Savvy investors avoid the financial advisor who pushes high commission products.

Peer reviewers give the stink eye to financial interests in medical research.

But what about the supplement industry?

We are expected to trust the same people who stand to profit from the sale of a product to share its safety information. You can thank the Dietary Supplement Health and Education Act of 1994 (DSHEA). It allows supplements to go to market without FDA approval. Only serious adverse effects must be reported. This applies to herbs, vitamins, minerals, botanicals, amino acids and other “natural” dietary substances.

The problem is a “natural” product isn’t always a safe product. Here are a few unsafe, natural products I can think of off the top of my head:

  • Arsenic
  • Hemlock
  • Lead
  • Ephedra
  • Oleander

I’m sure you can easily add to this list. So let’s get rid of the idea that natural equals safe. Safe equals safe.

The DSHEA forces consumers to rely on the product manufacturer who claims his own profit center is safe. Before we go further, let’s take the Lamar Odoms of the world out of this picture. If I were a gambling woman I would bet that herbal Viagra played – at best – a supporting role in Odom’s misfortune. And if I’m wrong, I’m going to assume you aren’t planning a three-day supplement binge.

But, after we eliminate the extreme cases, we are left with this 2013 study in the Annals of Internal Medicine. It showed limited evidence to support “any benefit from vitamin and mineral supplementation for the prevention of cancer or [cardiovascular disease.]”

We’ve also got the new report by Andrew Geller, MD in the New England Journal of Medicine. It estimates supplement use leads to 23,000 Emergency Department visits each year. Weight loss and energy boosters are the big offenders here.

And there’s the September 2015 report by Pieter Cohen that showed pharmaceutical grade yohimbine in the over-the-counter supplement. It also showed higher concentrations than reported by the manufacturer. According to the FDA, hidden pharmaceuticals or steroids have been found in over 170 supplements since 2008.

Expect a lot of noise about reforming DSHEA in the aftermath of this research. But change will happen at the pace of legislation. In the meantime grocery stores, pharmacies, gyms, and brothels have shelves bursting with supplements to “boost your energy” or “enhance your sex life.’’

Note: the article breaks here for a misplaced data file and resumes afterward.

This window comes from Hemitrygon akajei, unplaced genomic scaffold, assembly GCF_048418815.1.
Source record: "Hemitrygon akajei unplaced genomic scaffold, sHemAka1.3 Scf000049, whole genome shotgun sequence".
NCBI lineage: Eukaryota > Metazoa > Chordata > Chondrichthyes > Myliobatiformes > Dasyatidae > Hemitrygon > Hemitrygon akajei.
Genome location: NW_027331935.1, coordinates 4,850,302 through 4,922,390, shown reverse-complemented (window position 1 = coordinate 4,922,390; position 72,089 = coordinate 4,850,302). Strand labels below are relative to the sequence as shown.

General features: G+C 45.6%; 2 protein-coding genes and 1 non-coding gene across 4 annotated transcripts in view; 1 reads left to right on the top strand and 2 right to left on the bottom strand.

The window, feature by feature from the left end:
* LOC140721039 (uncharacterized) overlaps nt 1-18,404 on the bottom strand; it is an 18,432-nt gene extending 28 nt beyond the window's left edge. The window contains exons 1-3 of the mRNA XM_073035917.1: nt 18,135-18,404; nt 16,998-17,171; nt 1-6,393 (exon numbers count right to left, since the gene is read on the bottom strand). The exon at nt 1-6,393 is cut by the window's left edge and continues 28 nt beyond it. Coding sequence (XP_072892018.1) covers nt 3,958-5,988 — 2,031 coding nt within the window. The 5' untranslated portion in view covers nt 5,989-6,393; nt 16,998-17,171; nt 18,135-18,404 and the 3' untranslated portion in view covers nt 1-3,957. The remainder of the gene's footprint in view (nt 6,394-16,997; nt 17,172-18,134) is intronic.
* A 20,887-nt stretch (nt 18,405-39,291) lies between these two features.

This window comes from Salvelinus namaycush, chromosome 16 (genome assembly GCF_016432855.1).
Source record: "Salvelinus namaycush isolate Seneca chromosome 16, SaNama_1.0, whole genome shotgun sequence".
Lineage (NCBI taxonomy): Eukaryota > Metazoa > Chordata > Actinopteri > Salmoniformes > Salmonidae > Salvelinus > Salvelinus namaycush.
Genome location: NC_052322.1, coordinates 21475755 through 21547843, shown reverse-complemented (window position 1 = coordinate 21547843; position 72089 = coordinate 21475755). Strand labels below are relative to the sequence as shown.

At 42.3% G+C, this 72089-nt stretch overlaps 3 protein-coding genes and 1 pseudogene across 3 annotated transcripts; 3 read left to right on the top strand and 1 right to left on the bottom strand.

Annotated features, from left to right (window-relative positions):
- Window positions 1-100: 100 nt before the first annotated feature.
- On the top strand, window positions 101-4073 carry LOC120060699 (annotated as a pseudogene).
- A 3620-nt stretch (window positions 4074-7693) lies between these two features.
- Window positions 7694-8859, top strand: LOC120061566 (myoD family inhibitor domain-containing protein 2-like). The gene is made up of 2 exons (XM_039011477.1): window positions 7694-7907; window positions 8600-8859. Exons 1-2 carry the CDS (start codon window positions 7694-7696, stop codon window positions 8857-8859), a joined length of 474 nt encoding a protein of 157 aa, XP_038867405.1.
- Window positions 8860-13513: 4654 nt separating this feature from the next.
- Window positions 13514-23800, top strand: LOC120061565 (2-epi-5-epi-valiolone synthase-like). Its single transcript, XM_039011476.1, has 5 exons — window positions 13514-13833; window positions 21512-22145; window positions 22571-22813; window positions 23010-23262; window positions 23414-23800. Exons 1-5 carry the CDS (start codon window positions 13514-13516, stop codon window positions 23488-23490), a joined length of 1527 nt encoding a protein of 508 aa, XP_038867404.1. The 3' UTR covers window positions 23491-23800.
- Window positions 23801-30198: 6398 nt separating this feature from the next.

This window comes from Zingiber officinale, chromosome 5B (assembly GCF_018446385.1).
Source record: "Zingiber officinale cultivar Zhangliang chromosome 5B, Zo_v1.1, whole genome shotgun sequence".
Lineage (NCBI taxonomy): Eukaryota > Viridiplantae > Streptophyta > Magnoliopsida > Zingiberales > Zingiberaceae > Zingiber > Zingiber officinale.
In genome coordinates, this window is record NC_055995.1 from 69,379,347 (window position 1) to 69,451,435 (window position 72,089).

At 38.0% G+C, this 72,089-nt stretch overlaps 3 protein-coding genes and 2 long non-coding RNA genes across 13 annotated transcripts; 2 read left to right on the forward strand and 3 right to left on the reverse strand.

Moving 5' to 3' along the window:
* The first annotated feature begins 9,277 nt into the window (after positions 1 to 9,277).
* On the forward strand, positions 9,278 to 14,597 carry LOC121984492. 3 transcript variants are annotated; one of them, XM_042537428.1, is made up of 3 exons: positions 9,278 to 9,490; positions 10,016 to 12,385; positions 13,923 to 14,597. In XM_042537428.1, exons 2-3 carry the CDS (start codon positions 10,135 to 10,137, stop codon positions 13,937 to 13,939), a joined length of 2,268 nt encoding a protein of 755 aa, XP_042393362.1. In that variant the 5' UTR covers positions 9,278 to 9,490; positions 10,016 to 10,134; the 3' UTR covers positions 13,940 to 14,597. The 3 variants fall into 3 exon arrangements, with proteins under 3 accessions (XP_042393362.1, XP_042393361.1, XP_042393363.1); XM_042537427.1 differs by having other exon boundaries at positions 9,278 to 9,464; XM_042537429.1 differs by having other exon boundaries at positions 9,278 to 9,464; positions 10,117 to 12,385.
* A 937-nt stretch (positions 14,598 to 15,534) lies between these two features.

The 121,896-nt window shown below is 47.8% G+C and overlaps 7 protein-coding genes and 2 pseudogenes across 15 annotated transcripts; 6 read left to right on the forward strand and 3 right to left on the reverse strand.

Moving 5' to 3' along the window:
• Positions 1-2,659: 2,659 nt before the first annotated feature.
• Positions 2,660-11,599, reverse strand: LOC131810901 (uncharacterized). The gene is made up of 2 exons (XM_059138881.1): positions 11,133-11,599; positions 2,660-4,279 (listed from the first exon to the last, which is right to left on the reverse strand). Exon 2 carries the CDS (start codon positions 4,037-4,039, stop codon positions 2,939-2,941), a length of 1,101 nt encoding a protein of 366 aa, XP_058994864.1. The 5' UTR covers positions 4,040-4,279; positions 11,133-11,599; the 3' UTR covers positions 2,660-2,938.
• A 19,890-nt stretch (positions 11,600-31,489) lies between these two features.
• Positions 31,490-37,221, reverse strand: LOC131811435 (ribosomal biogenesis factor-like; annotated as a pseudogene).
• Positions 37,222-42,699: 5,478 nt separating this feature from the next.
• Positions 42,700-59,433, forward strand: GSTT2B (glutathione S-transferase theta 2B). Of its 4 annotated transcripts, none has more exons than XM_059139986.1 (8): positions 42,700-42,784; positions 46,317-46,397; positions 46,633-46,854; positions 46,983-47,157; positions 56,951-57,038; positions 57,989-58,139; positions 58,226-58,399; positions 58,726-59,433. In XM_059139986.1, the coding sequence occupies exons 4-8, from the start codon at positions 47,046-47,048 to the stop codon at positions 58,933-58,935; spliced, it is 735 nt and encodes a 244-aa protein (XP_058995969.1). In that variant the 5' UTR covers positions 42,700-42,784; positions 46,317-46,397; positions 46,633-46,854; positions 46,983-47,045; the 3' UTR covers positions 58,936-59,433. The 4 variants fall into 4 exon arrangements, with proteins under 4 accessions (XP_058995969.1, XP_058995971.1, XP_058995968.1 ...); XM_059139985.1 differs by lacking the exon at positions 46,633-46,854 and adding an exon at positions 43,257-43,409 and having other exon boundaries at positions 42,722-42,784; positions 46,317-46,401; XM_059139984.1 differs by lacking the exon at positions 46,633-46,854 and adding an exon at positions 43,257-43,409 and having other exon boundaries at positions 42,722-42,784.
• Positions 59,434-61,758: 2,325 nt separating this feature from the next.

So how do we consumers go forward? With extreme skepticism.

Only choose supplements listed in the U.S. Pharmacopeia.
These products have been voluntarily submitted for assessment against accepted standards of “quality, purity, potency, performance, and consistency and current FDA good manufacturing practices.”

Avoid products for weight loss, energy, or sexual or athletic performance.
The data suggests these are the most likely to cause dramatic health damage.

Don’t count on the manufacturer’s safety information.
Look up your supplement with the FDA to find negative safety reports.

Limit your need for supplements.
Consume a well-balanced diet from the perimeter of the grocery store or from your local farmer’s market. You’ll feel better and save money. And it casts your financial vote with the producers of whole foods rather than the manufacturers of questionable products.

Discuss supplements with your doctor before you take them.
Like pharmaceuticals, supplements can interact with your other medications. They can complicate medical conditions. They can create new health problems. Your doctor will help determine the safety of a particular supplement for you. And more to the point, he will help you decide if you really need it.

Current regulations start with the premise that supplements are safe. But it’s a rare product – natural or otherwise - that is truly effective without creating some unwanted side effect. And if it isn’t effective, what’s the point in taking it?